Oct 13 2008
prev sibling next sibling parent Christopher Wright <dhasenan gmail.com> writes:
Andrei Alexandrescu wrote:
 Suppose that a miracle happen and the decision is taken at the highest 
 level to retreat all of US military presence from Iraq. That will take a 
 while, but sending the orders quickly is a must.
 
 For utmost certainty, all orders are to be sent via phone and down the 
 command chain, and only to direct subordinates. Each officer has a 
 variable number of subordinates. Initially the president calls his 
 immediate subordinates, who call their immediate subordinates, etc. Each 
 call can be assumed to take the same amount of time.
 
 Devise an algorithm that ensures every foot soldier gets the news as 
 quickly as possible, show it is correct, and show it is fast.
 
 
 Andrei

How long will it take for a message to reach someone, given that their direct superior just received the message? Anywhere from 1 to superior.children.length. The time it will take to inform a subgraph of height 2, then, is equal to the number of nodes in that subgraph. What about a subgraph of height 3? You get to parallelize, but you have to inform the height 2 subgraphs in serial. The cost of handling the kth child graph is k + the cost of that graph. In each graph, you want to minimize the maximum cost of handling a subgraph. I believe you can simply order the graphs by their cost (max heap or the like) and handle them in that order. In many cases, it won't matter at all what order you handle any but the most expensive child graph. But if you have subordinates with costs of, say, 8, 7, and 6, visiting 8 then 6 then 7 would be suboptimal (cost would then be 10 rather than 9). This only matters if informing someone is much more expensive than traversing (and decorating) the graph. This is actually a good situation for using coroutines. I need to build a heap of my most expensive children, and most of the setup for that gets duplicated when I want to inform my children of stuff. Anywho, some code. It's pseudocode that looks suspiciously like D: struct Pair { Soldier soldier; Fiber fiber; } alias MaxHeap!(Pair) LumpOfSoldiers; class Soldier { Soldier[] soldiers; uint cost = 0; Fiber notify () { return new NotifyFiber (this); } void inform () { /* expensive op here */ } int opCmp (Object other) { // This order is probably wrong. return cost - (cast(Soldier)other).cost; } } class NotifyFiber : Fiber { Soldier self; this (Soldier soldier) { self = soldier; } Pair[] sortSoldiers () { auto lump = new LumpOfSoldiers; foreach (soldier; self.soldiers) { auto pair = Pair (soldier, soldier.notify); pair.fiber.run; lump ~= pair; } return lump.toSortedArray; } void getCost (Pair[] sorted) { // You can't do better than the given order. // However, let's say you have costs like: // [8, 7, 7, 7] // Adjusted costs will be: // [9, 8, 9, 10] // So you can't assign a cost until you've checked the entire list, or near enough. uint max = 0; foreach (i, pair; sorted) { if (i + pair.soldier.cost > max) max = i + pair.soldier.cost; } self.cost = max; } void inform (Pair[] sorted) { self.inform; foreach (pair; sorted) { pair.fiber.run; } } override void run () { auto sorted = sortSoldiers; getCost (sorted); yield; inform (sorted); } }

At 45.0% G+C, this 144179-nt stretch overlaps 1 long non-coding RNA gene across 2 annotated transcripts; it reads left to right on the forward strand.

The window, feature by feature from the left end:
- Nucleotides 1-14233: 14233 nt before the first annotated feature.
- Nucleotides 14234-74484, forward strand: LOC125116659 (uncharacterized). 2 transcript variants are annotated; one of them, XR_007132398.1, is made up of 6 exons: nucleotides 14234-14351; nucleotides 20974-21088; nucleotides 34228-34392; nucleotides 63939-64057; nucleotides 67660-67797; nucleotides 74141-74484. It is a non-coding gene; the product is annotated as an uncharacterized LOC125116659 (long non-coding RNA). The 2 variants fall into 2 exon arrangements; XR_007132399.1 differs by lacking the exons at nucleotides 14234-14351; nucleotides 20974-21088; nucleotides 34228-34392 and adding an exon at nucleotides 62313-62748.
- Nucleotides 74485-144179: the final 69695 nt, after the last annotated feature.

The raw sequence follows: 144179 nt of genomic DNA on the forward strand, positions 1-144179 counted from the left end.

Oct 13 2008
prev sibling next sibling parent Sergey Gromov <snake.scaly gmail.com> writes:
Mon, 13 Oct 2008 14:24:14 -0500,
Andrei Alexandrescu wrote:
 Suppose that a miracle happen and the decision is taken at the highest